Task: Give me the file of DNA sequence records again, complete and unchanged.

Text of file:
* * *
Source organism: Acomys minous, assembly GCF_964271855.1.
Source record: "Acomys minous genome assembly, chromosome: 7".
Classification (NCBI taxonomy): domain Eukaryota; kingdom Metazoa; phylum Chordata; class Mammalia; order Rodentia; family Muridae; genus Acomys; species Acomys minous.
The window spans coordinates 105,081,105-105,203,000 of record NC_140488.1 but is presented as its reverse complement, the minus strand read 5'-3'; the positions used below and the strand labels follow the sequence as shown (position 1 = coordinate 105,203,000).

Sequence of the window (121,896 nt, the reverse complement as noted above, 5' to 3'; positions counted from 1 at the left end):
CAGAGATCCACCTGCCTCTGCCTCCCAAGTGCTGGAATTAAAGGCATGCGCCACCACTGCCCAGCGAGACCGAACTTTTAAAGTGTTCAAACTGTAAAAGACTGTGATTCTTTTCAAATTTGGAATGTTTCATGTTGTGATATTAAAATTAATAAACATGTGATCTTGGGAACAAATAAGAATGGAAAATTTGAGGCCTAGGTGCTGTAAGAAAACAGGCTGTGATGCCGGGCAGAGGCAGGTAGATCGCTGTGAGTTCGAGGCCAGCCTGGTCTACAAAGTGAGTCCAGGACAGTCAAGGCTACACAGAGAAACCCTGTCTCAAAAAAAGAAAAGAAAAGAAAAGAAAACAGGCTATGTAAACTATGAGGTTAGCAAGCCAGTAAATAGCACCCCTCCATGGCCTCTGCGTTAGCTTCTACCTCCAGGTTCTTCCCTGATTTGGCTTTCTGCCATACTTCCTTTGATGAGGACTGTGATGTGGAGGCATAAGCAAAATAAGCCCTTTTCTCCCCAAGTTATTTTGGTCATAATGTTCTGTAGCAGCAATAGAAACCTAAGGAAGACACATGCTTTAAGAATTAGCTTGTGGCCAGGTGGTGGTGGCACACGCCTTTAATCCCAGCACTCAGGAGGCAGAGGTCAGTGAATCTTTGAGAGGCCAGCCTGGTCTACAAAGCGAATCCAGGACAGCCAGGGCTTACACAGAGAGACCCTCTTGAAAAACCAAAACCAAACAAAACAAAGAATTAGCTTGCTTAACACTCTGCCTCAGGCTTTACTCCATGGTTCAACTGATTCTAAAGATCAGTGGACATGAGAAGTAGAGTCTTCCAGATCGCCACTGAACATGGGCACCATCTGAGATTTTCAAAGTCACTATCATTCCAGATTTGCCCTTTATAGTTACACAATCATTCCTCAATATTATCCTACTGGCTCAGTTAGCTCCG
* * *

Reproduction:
Source organism: Acomys minous, assembly GCF_964271855.1.
Source record: "Acomys minous genome assembly, chromosome: 7".
Classification (NCBI taxonomy): domain Eukaryota; kingdom Metazoa; phylum Chordata; class Mammalia; order Rodentia; family Muridae; genus Acomys; species Acomys minous.
The window spans coordinates 105,081,105-105,203,000 of record NC_140488.1 but is presented as its reverse complement, the minus strand read 5'-3'; the positions used below and the strand labels follow the sequence as shown (position 1 = coordinate 105,203,000).

Sequence of the window (121,896 nt, the reverse complement as noted above, 5' to 3'; positions counted from 1 at the left end):
CAGAGATCCACCTGCCTCTGCCTCCCAAGTGCTGGAATTAAAGGCATGCGCCACCACTGCCCAGCGAGACCGAACTTTTAAAGTGTTCAAACTGTAAAAGACTGTGATTCTTTTCAAATTTGGAATGTTTCATGTTGTGATATTAAAATTAATAAACATGTGATCTTGGGAACAAATAAGAATGGAAAATTTGAGGCCTAGGTGCTGTAAGAAAACAGGCTGTGATGCCGGGCAGAGGCAGGTAGATCGCTGTGAGTTCGAGGCCAGCCTGGTCTACAAAGTGAGTCCAGGACAGTCAAGGCTACACAGAGAAACCCTGTCTCAAAAAAAGAAAAGAAAAGAAAAGAAAACAGGCTATGTAAACTATGAGGTTAGCAAGCCAGTAAATAGCACCCCTCCATGGCCTCTGCGTTAGCTTCTACCTCCAGGTTCTTCCCTGATTTGGCTTTCTGCCATACTTCCTTTGATGAGGACTGTGATGTGGAGGCATAAGCAAAATAAGCCCTTTTCTCCCCAAGTTATTTTGGTCATAATGTTCTGTAGCAGCAATAGAAACCTAAGGAAGACACATGCTTTAAGAATTAGCTTGTGGCCAGGTGGTGGTGGCACACGCCTTTAATCCCAGCACTCAGGAGGCAGAGGTCAGTGAATCTTTGAGAGGCCAGCCTGGTCTACAAAGCGAATCCAGGACAGCCAGGGCTTACACAGAGAGACCCTCTTGAAAAACCAAAACCAAACAAAACAAAGAATTAGCTTGCTTAACACTCTGCCTCAGGCTTTACTCCATGGTTCAACTGATTCTAAAGATCAGTGGACATGAGAAGTAGAGTCTTCCAGATCGCCACTGAACATGGGCACCATCTGAGATTTTCAAAGTCACTATCATTCCAGATTTGCCCTTTATAGTTACACAATCATTCCTCAATATTATCCTACTGGCTCAGTTAGCTCCG